• Organization charts make it easy to understand who reports to whom on the client side. Who is your financial buyer? Your sponsor buyer? Your user buyer? And, where are they within the organizational landscape? This can really help when coordinating your internal team, or when partners roll on and off projects.
  • If you send out a newsletter, or other online communication, you can see if a potential client has received, and read it, from within that contact’s record. This can help get conversations started, and keep them going.
  • Link case studies, deliverables, testimonials, media contacts, contacts, clients and projects together in one place. This makes it really easy to find and share information that a prospective client might be interested in.
  • Follow up reminders. Ding, it’s time to get back in touch with a past client. In a busy practice it can be really hard to remember to do this kind of work but it can have a profound effect on smoothing out your pipeline.
  • Reporting dashboards show you how your sales process is working in real time. Where are incoming calls trending? How is return business trending? What about outbound sales efforts? Besides saving time (building and updating excel spreadsheets) this makes reporting more accessible, which in turn makes it easier to spot potential opportunities or issues.
  • Finally, for those interested in SalesForce, the new Google Docs integration seems to have a lot of potential. It allows folks to work on the documents at the same time, chat inside SalesForce, capture e-mail chains, and more. This is definitely something to keep an eye one, and you can learn more here.

That’s just an overview, and which tool you use will effect which benefits apply most to your business. Ultimately, these tools are about making the client experience better by being able to get them the information they need faster, following up with them in a coordinated way, and staying on top of the details. Of course, it can also make your experience better by saving you time, and providing insights into your business. For example, if you tracked most of your business as coming in through your blog, you might adjust your marketing mix with this in mind.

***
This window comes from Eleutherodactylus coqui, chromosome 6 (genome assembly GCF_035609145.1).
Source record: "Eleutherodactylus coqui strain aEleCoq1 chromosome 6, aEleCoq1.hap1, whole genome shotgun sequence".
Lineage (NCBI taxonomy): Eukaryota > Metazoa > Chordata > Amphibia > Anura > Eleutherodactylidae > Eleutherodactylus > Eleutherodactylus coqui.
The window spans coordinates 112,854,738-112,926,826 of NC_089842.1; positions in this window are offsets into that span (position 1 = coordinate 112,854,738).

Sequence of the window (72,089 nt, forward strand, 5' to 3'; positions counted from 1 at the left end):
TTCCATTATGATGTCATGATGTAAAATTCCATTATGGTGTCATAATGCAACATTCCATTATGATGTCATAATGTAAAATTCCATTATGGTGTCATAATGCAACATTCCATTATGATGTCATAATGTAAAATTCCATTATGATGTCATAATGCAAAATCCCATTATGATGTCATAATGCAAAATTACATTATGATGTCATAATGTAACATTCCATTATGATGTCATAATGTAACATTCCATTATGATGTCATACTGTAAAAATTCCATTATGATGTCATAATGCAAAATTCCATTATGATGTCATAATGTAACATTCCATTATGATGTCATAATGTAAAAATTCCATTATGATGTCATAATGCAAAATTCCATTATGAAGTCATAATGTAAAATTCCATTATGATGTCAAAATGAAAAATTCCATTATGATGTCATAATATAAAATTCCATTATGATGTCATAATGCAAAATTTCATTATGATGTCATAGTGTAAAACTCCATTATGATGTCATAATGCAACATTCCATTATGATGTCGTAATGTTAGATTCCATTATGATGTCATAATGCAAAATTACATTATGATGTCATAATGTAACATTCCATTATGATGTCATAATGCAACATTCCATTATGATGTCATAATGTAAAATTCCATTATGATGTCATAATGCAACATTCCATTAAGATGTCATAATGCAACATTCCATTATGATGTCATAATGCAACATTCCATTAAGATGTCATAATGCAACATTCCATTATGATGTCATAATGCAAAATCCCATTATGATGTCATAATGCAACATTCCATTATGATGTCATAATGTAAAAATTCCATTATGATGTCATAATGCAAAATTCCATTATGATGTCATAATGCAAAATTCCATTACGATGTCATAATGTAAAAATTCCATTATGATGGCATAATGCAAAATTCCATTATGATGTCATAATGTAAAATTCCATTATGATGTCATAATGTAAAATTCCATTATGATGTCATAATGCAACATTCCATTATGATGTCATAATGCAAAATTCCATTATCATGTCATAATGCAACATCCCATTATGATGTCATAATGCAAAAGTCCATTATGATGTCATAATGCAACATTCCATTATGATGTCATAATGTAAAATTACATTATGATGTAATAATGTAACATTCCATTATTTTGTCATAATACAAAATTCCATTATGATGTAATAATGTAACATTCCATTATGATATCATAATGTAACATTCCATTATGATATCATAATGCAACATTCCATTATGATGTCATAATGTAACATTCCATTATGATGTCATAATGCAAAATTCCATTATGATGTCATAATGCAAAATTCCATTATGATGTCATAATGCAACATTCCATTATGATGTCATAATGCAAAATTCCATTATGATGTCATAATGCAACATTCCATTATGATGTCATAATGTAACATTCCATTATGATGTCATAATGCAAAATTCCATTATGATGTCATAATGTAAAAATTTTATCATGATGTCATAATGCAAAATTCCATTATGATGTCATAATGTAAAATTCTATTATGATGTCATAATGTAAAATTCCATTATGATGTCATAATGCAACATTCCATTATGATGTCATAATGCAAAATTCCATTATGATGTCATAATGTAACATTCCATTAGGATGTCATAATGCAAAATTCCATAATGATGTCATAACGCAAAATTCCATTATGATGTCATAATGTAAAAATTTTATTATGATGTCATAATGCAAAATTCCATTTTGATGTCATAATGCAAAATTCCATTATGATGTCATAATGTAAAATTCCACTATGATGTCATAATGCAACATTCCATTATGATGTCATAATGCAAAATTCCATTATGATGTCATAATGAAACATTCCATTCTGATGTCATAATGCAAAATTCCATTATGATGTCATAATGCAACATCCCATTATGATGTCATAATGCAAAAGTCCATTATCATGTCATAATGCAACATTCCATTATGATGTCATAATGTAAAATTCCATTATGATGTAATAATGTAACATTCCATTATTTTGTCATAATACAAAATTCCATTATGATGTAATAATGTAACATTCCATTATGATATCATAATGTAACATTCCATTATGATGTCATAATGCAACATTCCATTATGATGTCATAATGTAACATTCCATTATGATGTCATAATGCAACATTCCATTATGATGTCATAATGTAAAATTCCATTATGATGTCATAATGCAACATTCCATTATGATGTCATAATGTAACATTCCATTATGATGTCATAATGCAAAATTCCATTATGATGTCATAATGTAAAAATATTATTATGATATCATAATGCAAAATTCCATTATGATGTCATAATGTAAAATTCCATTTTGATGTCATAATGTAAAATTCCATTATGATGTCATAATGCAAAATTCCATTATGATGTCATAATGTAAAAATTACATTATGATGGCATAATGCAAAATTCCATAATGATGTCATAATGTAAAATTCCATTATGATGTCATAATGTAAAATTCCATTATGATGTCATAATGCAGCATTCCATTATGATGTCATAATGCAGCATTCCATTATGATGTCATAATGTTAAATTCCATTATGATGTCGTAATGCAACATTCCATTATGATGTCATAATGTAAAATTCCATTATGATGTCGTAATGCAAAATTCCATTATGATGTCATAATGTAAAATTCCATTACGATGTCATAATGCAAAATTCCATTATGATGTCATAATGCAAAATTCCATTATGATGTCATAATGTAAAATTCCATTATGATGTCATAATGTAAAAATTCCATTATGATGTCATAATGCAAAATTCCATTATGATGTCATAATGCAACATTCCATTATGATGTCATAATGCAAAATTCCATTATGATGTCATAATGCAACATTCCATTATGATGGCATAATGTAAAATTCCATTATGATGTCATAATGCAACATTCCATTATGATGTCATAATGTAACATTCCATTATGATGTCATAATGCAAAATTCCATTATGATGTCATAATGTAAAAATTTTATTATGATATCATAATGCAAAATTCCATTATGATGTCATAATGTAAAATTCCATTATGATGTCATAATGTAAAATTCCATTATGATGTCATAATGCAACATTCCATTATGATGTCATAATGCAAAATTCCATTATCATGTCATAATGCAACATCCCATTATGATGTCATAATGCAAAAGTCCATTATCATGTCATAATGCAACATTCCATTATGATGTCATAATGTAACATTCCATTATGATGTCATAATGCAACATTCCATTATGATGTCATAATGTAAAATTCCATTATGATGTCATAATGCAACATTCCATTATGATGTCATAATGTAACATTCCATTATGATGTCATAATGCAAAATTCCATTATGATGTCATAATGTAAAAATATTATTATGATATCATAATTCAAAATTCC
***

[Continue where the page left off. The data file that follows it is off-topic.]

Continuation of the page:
A Final Word On User Experience.

Many of the tools that I’ve explored could use some help on the user experience front. Considering that user adoption is probably the single largest barrier to the success of these tools, this is a major issue. It seems the software as service industry has been growing so rapidly, and has been so focused on feature sets, that they’ve overlooked the power of user experience to support adoption. CRMs have something of a bad name from this perspective because there is a legacy of clunky and hard to navigate interfaces. At the same time, the real value of CRMs can only be tapped into if people are engaging with the tool and using it regularly. Of the tools I’ve used SugarCRM and SalesForce seem to be the best, but there is defiantly lots of room for improvement.

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4 Comments to CRM Analysis Redux

  1. says:

    This is a great survey of the CRM market. Thanks, Roland.

    I’m interested in how CRM systems can be leveraged for UXR purposes and goals. Particularly for continuity and trending over time. This because, as you know, the UX researchers lament is that it’s often a one (or few) off effort, seldom shared across time or groups. Imagine the value of having UXR data–support (pain point) communications, opinionlab-type feedback, clicktracking, analytics–go right in to the CRM db! Organizations leveraging CRM for UXR goals will have a huge advantage over those who don’t.

    Surprisingly, at last RFP, the analytics vendors were ill equipped to support CRM integration. But doing so would be invaluable to so many businesses. You might want to keep an eye on this aspect of the market going forward.